Food shortage in the areas of traditional authorities (T/As) Bwananyambi, Namabvi, Mponda and Chimwala in Mangochi is likely to lead to reduced intake of anti-retroviral drugs (ARVs) as people living with HIV need enough food for the treatment to work well.
The observation was made by District Coordinator for Mangochi National Association for People Living with HIV and Aids in Malawi (Napham), Roe Zenengeya, on Thursday during a media briefing organised to share the successes and challenges the association has made since mid April.
With funding from Oxfam, Napham is implementing a project called ‘Positive Action for Equitable Access to Better Services for People Living with HIV/Aids and Orphans and Vulnerable Children’ to improve access to treatment, care and support for people living with HIV and Aids in Malawi by 2017.
“Our assessment in the areas mentioned above, where we are implementing our work, is that heavy floods and prolonged dry spells that hit the district led to low yields. This will in turn force those living with HIV to stop taking ARV drugs because they cannot take the drugs on an empty stomach,” said Zenengeya.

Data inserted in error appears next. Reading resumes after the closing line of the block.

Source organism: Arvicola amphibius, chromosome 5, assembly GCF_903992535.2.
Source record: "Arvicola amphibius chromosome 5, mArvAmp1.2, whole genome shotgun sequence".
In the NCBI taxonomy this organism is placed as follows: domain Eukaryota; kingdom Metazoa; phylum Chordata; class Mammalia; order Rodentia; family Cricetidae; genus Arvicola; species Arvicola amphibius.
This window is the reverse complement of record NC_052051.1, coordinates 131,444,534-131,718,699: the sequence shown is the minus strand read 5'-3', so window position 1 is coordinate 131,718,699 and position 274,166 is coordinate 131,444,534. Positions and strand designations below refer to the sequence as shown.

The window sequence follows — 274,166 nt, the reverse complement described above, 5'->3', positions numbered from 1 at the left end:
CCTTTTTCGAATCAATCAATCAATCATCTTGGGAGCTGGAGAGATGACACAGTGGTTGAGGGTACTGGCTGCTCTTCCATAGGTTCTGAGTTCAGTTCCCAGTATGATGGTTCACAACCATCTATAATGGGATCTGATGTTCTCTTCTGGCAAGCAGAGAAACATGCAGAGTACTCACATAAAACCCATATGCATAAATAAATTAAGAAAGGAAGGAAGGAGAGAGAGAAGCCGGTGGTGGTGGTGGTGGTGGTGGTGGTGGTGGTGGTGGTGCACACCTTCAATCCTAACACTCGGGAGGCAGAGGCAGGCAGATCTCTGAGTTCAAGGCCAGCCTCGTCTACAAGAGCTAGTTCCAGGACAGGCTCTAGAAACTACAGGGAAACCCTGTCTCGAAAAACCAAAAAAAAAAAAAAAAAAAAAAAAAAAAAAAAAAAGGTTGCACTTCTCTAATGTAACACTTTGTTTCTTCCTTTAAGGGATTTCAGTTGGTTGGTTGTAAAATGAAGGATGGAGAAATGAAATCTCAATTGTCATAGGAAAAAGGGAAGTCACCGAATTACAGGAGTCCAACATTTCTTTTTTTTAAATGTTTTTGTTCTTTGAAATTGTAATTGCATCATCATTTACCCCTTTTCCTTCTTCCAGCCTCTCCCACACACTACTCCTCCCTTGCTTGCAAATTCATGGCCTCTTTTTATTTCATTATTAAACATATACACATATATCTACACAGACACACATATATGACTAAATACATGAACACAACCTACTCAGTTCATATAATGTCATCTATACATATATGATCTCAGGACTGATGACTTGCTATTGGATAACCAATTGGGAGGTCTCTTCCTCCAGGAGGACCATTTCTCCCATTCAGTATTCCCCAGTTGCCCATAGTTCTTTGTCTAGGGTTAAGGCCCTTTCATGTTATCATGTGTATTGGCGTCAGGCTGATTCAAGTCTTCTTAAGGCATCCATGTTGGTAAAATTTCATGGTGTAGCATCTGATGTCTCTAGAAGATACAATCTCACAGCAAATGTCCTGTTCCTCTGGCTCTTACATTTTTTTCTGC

He said the situation could defeat government’s 90-90-90 target aimed at ending the HIV and Aids epidemic by 2030.
“To avert this, we implore government and other stakeholders to come in fast with relief food so that we do not have ART defaulters due to lack of food,” he urged.
Apart from shortage of food, Napham discovered that long distances that people take to access ARVs, poorly stocked health infrastructure, lack of respect for patients’ rights by rude health workers, stigma and discrimination are some of the problem Napham want curbed.